During the social policy reforms of the 1960s and early 1970s, welfare clients temporarily benefited from the widespread recognition that the New Deal system of social policies had not adequately addressed issues of poverty or responded to the needs of blacks, who could now vote in greater numbers. Liberal Democrats tried to use welfare extensions and new ‘anti-poverty’ programs to incorporate blacks into their – otherwise undisturbed – national political coalition. But many social policy reforms of the 196os and 1970s soon backfired to disturb rather than reinforce Democratic coalitions. National politics underwent a sea change, and since the 1970s conservative forces hostile to enhanced public social provision have found renewed sources of strength within and beyond the Deocratic Party. This has left impoverished people, including many blacks, increasingly isolated in national politics. And it has left ‘welfare’ programs more vulnerable than ever to attacks by those who question the US federal government’s role in providing for support for vulnerable citizens.
A Continuing Ambivalence about the Role of the State
Down to the present, Americans remain ambivalent about concentrated political authority, as they were two centuries ago when the Constitution was framed. They are quick to see the ills that government can inflict, and slow to perceive the good things that a responsible national state can do for all citizens. But it would be wrong to suggest that Americans have ever been a people ‘without a state’ either in fact or in fancy. As long as we are prepared to specify the peculiar sets of institutions that have added up to America’s distinctive versions of the modern state in different historical periods, we can identify the way in which political officials have shaped policies and the ways in which state structures have patterned the conflicts and alliances of major social groups.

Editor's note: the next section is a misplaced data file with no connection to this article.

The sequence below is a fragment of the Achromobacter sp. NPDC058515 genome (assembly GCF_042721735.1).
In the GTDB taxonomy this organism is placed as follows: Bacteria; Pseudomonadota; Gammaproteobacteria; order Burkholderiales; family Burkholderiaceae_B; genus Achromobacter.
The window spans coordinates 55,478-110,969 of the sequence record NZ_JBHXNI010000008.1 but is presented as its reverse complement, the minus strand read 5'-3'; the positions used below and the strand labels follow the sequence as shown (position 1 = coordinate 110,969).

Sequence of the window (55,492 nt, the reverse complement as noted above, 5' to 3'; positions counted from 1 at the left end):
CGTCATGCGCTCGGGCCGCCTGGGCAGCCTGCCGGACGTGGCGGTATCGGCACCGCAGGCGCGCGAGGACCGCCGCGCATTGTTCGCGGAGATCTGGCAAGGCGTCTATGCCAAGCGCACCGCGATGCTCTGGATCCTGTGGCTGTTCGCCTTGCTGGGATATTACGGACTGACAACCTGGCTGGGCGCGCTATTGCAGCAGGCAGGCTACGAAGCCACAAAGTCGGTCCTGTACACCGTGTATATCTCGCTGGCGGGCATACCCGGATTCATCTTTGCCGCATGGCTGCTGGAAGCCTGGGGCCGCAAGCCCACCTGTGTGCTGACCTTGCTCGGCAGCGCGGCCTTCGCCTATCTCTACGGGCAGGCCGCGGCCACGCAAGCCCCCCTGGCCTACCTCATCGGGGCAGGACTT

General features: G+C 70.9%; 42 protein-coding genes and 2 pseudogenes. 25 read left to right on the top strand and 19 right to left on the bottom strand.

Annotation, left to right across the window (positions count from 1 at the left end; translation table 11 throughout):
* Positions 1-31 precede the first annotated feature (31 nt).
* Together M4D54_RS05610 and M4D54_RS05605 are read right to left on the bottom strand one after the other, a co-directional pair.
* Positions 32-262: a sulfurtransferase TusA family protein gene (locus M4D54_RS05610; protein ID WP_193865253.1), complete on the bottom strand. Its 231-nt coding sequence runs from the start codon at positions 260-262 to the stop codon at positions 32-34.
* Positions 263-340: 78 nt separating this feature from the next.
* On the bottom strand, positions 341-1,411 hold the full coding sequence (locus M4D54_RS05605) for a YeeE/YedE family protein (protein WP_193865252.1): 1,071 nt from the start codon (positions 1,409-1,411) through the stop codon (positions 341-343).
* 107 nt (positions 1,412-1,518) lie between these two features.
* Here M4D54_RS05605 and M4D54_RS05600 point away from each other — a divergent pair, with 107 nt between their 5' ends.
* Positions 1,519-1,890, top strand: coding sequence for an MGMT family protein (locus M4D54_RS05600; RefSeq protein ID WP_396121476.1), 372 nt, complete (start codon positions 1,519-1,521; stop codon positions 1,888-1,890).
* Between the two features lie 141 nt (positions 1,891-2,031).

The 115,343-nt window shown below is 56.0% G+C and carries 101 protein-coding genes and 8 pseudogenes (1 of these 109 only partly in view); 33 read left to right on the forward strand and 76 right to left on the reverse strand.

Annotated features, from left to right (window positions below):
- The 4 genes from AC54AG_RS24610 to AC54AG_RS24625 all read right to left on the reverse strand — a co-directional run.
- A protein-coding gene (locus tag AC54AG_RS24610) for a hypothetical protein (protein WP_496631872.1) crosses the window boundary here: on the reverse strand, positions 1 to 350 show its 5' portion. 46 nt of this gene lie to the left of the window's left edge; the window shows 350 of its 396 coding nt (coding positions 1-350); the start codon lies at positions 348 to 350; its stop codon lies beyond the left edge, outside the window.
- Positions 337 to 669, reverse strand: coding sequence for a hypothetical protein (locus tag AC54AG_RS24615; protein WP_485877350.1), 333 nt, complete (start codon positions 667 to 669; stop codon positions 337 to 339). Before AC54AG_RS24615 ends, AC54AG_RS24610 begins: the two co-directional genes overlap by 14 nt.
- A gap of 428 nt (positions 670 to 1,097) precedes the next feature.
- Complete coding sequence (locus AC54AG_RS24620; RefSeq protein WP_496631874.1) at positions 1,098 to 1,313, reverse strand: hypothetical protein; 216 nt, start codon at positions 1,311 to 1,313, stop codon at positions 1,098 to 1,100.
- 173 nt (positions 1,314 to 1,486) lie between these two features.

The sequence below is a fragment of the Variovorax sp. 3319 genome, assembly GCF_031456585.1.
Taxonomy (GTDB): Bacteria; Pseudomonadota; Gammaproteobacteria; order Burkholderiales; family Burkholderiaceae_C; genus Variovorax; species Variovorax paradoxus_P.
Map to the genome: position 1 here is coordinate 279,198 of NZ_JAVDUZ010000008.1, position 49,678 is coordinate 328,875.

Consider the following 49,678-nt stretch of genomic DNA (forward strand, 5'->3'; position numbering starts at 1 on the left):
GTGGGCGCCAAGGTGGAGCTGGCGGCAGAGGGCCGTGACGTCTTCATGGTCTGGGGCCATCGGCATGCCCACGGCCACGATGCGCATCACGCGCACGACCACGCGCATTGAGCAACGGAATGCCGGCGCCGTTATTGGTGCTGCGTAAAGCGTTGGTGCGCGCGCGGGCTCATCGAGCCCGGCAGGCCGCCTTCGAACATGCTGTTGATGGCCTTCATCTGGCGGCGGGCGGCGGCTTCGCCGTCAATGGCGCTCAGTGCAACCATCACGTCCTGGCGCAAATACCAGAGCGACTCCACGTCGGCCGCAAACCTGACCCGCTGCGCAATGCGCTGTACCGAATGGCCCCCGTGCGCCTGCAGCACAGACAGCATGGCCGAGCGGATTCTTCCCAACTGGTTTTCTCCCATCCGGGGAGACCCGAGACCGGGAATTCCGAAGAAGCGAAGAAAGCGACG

The nineteenth-century American ‘state of courts and parties’ presided over the widespread distribution of economic and social benefits, including the Civil War pensions that served as de facto disability and old-age pensions for many around the turn of the century. In the twentieth century, America’s unevenly bureaucratized and democratized federal state discouraged class politics and placed severe limits on comprehensive provision for the poor and unemployed. Yet this twentieth-century American state has, nevertheless, allowed the elaboration of many public benefits for the broad working and middle strata – benefits that these groups have eagerly accepted and politically supported, even when it means paying visible federal taxes as in the case of social security’s contributory retirement insurance.
Sadly, continuing American ambivalence about the role of the state in social provision focuses most acutely on public programs for the poor and for blacks. This should not be surprising, given what we have learned about historical processes of American state formation and the effects of political institutions on the political leverage of different social groups. Comparative-historical studies of modern welfare states teach us that vulnerable groups do best when bureaucrats and national political parties have worked together to build universal systems of public social provision, stretching from the upper middle classes to the poor. As we have seen, US state structures have rarely allowed such coalitions to shape social policies.
Instead, from the nineteenth century to the present, American political arrangements have recurrently facilitated political efforts to provide generous social policies for those in the American majority who can help themselves – and strong doses of ‘rugged individualism’ for the minorities who cannot! I doubt that this was quite what the Founding Fathers had in mind when they wrote a Constitution meant to guard against the tyranny of majorities, as well as the abuses of sovereigns. But, then, the Founders were men imbued with a sense of history, and they must have understood that American politics would not always work out as they hoped and planned. In the final analysis, moreover, the Founding Fathers were so obsessed with frustrating the tyranny of concentrated sovereignty that they – comfortable men of the propertied classes that they were – would probably have been willing to sacrifice the gains that the less privileged could make from a European-style state. To the present day, most Americans probably still agree. And that is why grievous problems of racism and poverty will likely remain festering dilemmas of American social provision for many years to come.